by Bedah Mengo
NAIROBI, Nov. 2 (Xinhua) — Sitting in a public bus in traffic jam along Mombasa Road in Kenya’s capital Nairobi on Friday morning, Martin Andalo was getting late for his 8 a.m. appointment in the city center.
His face showed nervousness. The traffic gridlock was at a standstill with the vehicle having moved barely 50 meters in 30 minutes.
He dipped his hand in his coat pocket, fished out his phone and started fidgeting with it and soon, his face lit up, temporarily forgetting about his predicament.
Andalo then laughed, attracting the attention of some of the passengers in the public transport vehicle, commonly known as matatus.
“Someone believes this is the way Kenyans will be looking at maize flour after prices hit 1 U.S. dollar for a 2 kg pack,” he said, showing a photo of a man with his two hands on his head peeping through the window.
Maize millers on Tuesday announced that prices of the commodity would rise from 0.75 dollars to a dollar, citing high operational costs.
Kenyans on social media sites Facebook and Twitter decided to make jokes out of the announcement as some faulted the millers noting that dry maize prices are at an all-time low of 15 dollars per 90 kg bag.
One of the jokes reached Andalo Friday morning, brightening his day as he sat in the vehicle getting late for his appointment due to traffic jam. Social media has become the main place where a majority of Kenyans go for comic relief as citizen post all manner of jokes.
Having a bad day in Kenya or things are not working to your expectations? Social media will put a smile on your face, seems to be the new motto for Kenyans.
From short videos, memes, photos and text messages, Kenyans creative juices flow unhindered on the social media sites.
“Class work: 2+2=4. Assignment: 3+3=6. Exam: A plane was flying North East at 450Mph. Winds blowing at 130Mph. Calculate the weight of the pilot,” posted Incredibly Terrible on Twitter as citizens discussed the start of the class eight exit exams on Tuesday.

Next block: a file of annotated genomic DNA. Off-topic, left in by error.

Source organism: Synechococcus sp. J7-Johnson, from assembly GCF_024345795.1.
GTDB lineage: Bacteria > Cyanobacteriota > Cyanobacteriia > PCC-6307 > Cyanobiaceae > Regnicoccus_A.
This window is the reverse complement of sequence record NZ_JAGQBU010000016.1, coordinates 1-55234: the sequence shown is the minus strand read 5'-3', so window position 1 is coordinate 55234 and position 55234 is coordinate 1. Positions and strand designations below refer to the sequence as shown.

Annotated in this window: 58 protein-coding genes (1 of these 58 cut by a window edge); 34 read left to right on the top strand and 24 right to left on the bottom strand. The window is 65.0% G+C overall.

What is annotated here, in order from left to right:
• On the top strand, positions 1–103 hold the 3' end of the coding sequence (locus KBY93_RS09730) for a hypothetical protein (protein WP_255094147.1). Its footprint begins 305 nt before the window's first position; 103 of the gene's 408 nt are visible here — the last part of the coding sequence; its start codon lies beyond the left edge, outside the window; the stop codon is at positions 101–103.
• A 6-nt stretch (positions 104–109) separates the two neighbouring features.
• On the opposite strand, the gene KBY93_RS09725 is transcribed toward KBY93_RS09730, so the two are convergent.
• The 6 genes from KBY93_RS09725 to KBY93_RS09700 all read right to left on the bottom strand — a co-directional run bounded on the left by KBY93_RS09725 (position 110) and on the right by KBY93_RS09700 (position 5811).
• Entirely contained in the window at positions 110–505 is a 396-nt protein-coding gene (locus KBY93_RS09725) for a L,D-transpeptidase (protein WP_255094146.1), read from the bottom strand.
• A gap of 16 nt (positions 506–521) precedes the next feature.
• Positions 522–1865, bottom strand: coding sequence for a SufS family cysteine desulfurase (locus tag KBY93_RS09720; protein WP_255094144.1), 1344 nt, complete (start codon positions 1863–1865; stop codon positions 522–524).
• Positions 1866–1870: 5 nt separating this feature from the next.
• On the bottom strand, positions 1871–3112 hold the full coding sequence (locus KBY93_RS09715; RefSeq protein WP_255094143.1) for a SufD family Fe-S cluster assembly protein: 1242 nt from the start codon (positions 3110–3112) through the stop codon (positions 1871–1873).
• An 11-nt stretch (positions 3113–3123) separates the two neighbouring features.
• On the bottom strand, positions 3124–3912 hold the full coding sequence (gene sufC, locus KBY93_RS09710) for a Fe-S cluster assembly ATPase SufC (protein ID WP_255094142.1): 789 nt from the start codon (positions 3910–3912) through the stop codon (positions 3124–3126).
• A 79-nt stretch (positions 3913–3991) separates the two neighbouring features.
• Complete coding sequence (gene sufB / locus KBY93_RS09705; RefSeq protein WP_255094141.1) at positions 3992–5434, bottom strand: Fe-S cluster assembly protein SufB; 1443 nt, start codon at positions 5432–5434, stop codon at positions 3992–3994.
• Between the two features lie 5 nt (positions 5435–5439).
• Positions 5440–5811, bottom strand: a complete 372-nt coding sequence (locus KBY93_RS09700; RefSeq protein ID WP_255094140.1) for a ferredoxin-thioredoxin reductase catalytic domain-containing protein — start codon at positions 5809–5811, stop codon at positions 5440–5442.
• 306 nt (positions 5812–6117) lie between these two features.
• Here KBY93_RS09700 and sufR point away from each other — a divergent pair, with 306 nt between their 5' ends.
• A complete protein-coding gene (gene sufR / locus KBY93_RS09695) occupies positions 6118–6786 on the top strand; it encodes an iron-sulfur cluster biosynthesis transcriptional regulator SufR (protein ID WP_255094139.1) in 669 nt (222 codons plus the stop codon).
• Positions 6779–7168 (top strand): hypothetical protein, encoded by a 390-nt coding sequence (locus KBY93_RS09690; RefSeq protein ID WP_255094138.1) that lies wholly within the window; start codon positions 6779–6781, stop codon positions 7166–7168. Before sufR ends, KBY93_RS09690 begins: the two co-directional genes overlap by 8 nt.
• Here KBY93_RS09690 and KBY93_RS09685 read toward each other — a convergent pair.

“What is thiiiiiis?” posed Benji Ndolo, a lawyer based in the capital Nairobi after seeing a funny photo of a bed in a heated debate on social media. “Kenyans, please stop, you are going to murder innocents with humour.”
Vincent Musumba, a teacher in Busia County, west of Kenya, noted that social media has become a source of good laughter for Kenyans.
“Even for the worst of situations in the country, Kenyans will always make some good jokes out of it. Social media makes me laugh. There is never a dull moment on Twitter or Facebook,” he said, noting he picks some jokes from the site which he uses to warm up his students while teaching maths and economics.
Bernard Mwaso, a consultant with Edell IT Solution, said that social media has offered Kenyans an unlimited platform to show their creativeness by coming up with humour even when discussing serious matters like rising cost of living or the rising public debt.
“If you want a good laugh, just go to social media and you will brighten your day,” he said.
“The other day when the government announced new taxes on the internet, Kenyans came up with various humorous memes showing how they will start using their phones. They were funny but captured the seriousness of the issue,” he noted.
Mwaso observed that social media offers budding Kenyan creatives, who are unable to get platforms elsewhere on mainstream media, a chance to launch their careers with great success.
“As long as you are consistent, you can post your videos there and amass a huge audience that would enable you break into the mainstream,” he noted.
However, he observed that the negative side of the humour is when social media users use their creativity to troll individuals.
“It happens sometimes and this can be nasty if you are at the center of the jokes,” he said.
Kenya has over 7 million social media users on Facebook and Twitter, according to 2017 estimates by Social Bakers. Majority of the users are aged between 18-24 and 25-34 years with 64 percent of them being male.
Kenya’s internet subscriptions stood at 41 million in June, with 99 percent of users accessing the service via their mobile phones, according to a latest report from the Communication Authority of Kenya (CA).
CA attributed the fast growth of internet penetration to availability of affordable smartphones and cheap data bundles.
The regulator isolates growth of social media use as one of the things that have fuelled internet usage.